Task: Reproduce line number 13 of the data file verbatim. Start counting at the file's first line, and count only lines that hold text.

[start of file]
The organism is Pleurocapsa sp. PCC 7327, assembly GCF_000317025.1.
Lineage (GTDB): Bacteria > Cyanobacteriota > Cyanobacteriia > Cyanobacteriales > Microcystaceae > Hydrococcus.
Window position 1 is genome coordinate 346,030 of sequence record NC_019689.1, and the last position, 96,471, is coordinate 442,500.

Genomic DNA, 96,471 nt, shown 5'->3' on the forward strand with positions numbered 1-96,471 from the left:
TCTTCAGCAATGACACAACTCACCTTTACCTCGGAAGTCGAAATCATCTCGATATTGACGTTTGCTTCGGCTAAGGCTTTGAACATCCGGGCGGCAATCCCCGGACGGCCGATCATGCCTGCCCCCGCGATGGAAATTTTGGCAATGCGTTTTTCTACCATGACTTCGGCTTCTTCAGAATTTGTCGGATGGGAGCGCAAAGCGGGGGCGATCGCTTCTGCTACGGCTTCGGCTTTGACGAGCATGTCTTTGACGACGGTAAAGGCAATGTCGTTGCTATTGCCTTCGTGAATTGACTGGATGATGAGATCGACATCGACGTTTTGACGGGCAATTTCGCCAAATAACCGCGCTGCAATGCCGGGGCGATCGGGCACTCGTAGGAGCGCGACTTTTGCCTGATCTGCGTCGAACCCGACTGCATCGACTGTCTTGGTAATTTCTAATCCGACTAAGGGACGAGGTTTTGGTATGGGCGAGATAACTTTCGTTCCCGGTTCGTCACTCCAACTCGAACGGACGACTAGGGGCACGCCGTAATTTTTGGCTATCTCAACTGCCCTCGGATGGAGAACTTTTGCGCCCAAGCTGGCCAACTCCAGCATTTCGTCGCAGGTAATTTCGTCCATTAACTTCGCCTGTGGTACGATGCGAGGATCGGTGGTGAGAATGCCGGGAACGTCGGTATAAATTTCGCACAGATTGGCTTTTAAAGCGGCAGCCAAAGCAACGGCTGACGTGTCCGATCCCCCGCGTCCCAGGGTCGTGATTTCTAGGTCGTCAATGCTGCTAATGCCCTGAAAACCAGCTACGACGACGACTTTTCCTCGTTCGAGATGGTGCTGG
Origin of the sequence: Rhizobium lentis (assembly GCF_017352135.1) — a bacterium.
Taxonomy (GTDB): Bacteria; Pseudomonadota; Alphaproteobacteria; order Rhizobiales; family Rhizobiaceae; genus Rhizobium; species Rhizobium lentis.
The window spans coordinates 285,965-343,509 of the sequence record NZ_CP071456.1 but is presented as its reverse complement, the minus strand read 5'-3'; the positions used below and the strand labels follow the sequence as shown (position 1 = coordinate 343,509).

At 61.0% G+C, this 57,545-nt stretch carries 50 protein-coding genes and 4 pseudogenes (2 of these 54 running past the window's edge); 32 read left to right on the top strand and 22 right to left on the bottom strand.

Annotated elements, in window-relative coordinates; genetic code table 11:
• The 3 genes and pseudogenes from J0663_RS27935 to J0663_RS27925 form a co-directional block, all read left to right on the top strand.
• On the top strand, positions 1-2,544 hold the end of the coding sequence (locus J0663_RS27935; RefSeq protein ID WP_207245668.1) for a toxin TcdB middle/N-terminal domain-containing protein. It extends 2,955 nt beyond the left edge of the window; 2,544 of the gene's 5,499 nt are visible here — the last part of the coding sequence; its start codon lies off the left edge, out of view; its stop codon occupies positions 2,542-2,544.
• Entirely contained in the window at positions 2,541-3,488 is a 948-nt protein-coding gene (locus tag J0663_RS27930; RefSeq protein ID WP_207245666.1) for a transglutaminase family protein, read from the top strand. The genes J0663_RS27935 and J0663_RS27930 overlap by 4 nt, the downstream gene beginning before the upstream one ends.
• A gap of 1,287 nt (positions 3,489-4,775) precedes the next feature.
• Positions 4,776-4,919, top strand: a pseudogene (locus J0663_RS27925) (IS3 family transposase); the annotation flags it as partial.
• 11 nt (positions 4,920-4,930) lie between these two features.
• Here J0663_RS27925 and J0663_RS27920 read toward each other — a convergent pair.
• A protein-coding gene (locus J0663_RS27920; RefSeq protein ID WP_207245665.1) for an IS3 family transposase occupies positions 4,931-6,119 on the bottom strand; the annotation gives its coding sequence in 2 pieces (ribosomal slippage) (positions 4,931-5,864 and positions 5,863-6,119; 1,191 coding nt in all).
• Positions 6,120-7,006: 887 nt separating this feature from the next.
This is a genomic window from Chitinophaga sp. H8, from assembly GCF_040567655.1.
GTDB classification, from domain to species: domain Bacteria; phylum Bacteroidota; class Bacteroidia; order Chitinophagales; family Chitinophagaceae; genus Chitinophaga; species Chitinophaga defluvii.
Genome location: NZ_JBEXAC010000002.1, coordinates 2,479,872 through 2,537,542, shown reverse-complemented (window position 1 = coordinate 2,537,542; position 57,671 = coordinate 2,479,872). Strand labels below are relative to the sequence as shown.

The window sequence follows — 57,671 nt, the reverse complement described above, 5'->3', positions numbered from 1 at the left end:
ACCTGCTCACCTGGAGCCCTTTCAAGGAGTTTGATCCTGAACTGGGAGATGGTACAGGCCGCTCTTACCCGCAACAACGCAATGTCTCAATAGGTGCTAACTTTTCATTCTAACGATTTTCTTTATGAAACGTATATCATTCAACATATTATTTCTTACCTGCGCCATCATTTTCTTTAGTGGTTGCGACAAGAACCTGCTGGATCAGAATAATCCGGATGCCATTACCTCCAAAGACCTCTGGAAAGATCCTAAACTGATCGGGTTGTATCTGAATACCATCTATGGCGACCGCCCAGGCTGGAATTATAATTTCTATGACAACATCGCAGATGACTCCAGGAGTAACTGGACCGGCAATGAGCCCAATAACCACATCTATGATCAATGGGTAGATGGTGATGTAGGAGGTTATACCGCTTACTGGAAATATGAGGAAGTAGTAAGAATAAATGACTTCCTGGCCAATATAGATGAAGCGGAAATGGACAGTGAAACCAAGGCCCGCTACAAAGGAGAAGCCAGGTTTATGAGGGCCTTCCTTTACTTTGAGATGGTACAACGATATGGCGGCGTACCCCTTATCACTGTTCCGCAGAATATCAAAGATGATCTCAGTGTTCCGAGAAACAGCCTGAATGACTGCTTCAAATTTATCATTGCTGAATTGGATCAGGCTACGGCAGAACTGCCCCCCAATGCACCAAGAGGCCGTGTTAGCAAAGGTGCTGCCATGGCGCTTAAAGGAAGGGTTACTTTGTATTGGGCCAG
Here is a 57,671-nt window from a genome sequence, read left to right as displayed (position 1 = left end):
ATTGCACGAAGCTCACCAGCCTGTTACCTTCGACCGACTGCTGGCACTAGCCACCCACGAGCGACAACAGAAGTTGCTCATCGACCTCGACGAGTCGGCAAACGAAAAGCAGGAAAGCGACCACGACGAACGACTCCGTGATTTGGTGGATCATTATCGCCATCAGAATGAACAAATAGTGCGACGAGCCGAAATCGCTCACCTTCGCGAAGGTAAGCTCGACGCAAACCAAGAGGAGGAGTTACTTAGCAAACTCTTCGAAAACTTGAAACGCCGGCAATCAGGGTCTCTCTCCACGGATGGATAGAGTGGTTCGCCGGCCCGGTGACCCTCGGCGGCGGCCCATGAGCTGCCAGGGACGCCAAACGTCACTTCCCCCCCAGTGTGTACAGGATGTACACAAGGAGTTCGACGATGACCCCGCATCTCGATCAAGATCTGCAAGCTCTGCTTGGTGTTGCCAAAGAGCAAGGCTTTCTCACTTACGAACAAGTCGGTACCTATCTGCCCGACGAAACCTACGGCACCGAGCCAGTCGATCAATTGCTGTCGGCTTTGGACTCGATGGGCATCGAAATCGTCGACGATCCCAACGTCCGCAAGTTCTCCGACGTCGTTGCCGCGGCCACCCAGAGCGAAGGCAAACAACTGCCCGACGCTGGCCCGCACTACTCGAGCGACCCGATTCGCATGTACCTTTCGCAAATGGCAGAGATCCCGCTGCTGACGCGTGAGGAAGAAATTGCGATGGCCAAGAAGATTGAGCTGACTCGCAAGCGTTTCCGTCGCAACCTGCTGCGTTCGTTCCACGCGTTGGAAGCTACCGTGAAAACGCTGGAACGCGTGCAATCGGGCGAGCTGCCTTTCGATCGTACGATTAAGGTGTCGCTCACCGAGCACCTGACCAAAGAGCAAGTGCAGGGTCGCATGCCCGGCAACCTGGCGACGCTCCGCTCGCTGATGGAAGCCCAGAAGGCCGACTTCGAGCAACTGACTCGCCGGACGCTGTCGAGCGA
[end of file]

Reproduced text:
• Entirely contained in the window at positions 2,541-3,488 is a 948-nt protein-coding gene (locus tag J0663_RS27930; RefSeq protein ID WP_207245666.1) for a transglutaminase family protein, read from the top strand. The genes J0663_RS27935 and J0663_RS27930 overlap by 4 nt, the downstream gene beginning before the upstream one ends.